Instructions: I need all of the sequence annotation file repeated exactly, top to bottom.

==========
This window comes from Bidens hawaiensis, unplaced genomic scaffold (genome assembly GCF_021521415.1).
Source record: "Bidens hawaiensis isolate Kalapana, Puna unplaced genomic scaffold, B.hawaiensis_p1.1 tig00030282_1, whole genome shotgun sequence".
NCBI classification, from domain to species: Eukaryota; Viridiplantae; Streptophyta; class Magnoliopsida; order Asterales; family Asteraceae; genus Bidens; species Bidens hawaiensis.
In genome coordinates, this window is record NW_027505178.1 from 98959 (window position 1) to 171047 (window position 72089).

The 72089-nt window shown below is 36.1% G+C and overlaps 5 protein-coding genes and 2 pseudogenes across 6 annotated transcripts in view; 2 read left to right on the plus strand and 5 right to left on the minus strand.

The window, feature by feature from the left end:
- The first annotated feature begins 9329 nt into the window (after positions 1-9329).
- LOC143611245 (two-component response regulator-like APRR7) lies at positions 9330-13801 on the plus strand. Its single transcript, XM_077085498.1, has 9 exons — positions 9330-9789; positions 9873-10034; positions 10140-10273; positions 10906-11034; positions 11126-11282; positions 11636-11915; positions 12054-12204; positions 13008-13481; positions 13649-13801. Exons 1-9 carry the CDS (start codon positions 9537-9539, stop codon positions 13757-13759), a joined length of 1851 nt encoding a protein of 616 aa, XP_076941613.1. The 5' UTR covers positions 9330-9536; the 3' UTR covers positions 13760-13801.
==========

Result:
This window comes from Bidens hawaiensis, unplaced genomic scaffold (genome assembly GCF_021521415.1).
Source record: "Bidens hawaiensis isolate Kalapana, Puna unplaced genomic scaffold, B.hawaiensis_p1.1 tig00030282_1, whole genome shotgun sequence".
NCBI classification, from domain to species: Eukaryota; Viridiplantae; Streptophyta; class Magnoliopsida; order Asterales; family Asteraceae; genus Bidens; species Bidens hawaiensis.
In genome coordinates, this window is record NW_027505178.1 from 98959 (window position 1) to 171047 (window position 72089).

The 72089-nt window shown below is 36.1% G+C and overlaps 5 protein-coding genes and 2 pseudogenes across 6 annotated transcripts in view; 2 read left to right on the plus strand and 5 right to left on the minus strand.

The window, feature by feature from the left end:
- The first annotated feature begins 9329 nt into the window (after positions 1-9329).
- LOC143611245 (two-component response regulator-like APRR7) lies at positions 9330-13801 on the plus strand. Its single transcript, XM_077085498.1, has 9 exons — positions 9330-9789; positions 9873-10034; positions 10140-10273; positions 10906-11034; positions 11126-11282; positions 11636-11915; positions 12054-12204; positions 13008-13481; positions 13649-13801. Exons 1-9 carry the CDS (start codon positions 9537-9539, stop codon positions 13757-13759), a joined length of 1851 nt encoding a protein of 616 aa, XP_076941613.1. The 5' UTR covers positions 9330-9536; the 3' UTR covers positions 13760-13801.